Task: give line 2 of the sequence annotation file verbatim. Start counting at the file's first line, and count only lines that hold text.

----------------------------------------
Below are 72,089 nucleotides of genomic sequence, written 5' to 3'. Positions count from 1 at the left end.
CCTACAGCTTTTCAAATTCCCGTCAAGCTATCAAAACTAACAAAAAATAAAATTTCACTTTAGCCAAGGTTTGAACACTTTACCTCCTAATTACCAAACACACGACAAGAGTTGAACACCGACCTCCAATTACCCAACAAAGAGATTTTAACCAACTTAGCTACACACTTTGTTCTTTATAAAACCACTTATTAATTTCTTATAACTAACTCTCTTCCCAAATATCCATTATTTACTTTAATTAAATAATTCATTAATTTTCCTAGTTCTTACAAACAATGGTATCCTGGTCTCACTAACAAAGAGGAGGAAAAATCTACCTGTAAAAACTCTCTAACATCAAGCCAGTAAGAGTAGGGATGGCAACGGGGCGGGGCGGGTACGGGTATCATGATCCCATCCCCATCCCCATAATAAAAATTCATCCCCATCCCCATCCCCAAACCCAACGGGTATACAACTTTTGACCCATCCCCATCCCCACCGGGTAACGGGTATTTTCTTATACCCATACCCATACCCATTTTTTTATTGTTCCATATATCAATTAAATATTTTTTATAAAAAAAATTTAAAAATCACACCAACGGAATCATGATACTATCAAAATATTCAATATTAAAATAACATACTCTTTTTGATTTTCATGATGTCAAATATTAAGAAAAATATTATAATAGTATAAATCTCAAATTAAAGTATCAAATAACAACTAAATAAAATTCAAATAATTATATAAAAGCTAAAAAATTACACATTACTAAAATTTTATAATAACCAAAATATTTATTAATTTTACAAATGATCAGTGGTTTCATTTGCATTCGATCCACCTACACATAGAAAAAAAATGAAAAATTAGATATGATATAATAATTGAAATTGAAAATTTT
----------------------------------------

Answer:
CCTACAGCTTTTCAAATTCCCGTCAAGCTATCAAAACTAACAAAAAATAAAATTTCACTTTAGCCAAGGTTTGAACACTTTACCTCCTAATTACCAAACACACGACAAGAGTTGAACACCGACCTCCAATTACCCAACAAAGAGATTTTAACCAACTTAGCTACACACTTTGTTCTTTATAAAACCACTTATTAATTTCTTATAACTAACTCTCTTCCCAAATATCCATTATTTACTTTAATTAAATAATTCATTAATTTTCCTAGTTCTTACAAACAATGGTATCCTGGTCTCACTAACAAAGAGGAGGAAAAATCTACCTGTAAAAACTCTCTAACATCAAGCCAGTAAGAGTAGGGATGGCAACGGGGCGGGGCGGGTACGGGTATCATGATCCCATCCCCATCCCCATAATAAAAATTCATCCCCATCCCCATCCCCAAACCCAACGGGTATACAACTTTTGACCCATCCCCATCCCCACCGGGTAACGGGTATTTTCTTATACCCATACCCATACCCATTTTTTTATTGTTCCATATATCAATTAAATATTTTTTATAAAAAAAATTTAAAAATCACACCAACGGAATCATGATACTATCAAAATATTCAATATTAAAATAACATACTCTTTTTGATTTTCATGATGTCAAATATTAAGAAAAATATTATAATAGTATAAATCTCAAATTAAAGTATCAAATAACAACTAAATAAAATTCAAATAATTATATAAAAGCTAAAAAATTACACATTACTAAAATTTTATAATAACCAAAATATTTATTAATTTTACAAATGATCAGTGGTTTCATTTGCATTCGATCCACCTACACATAGAAAAAAAATGAAAAATTAGATATGATATAATAATTGAAATTGAAAATTTT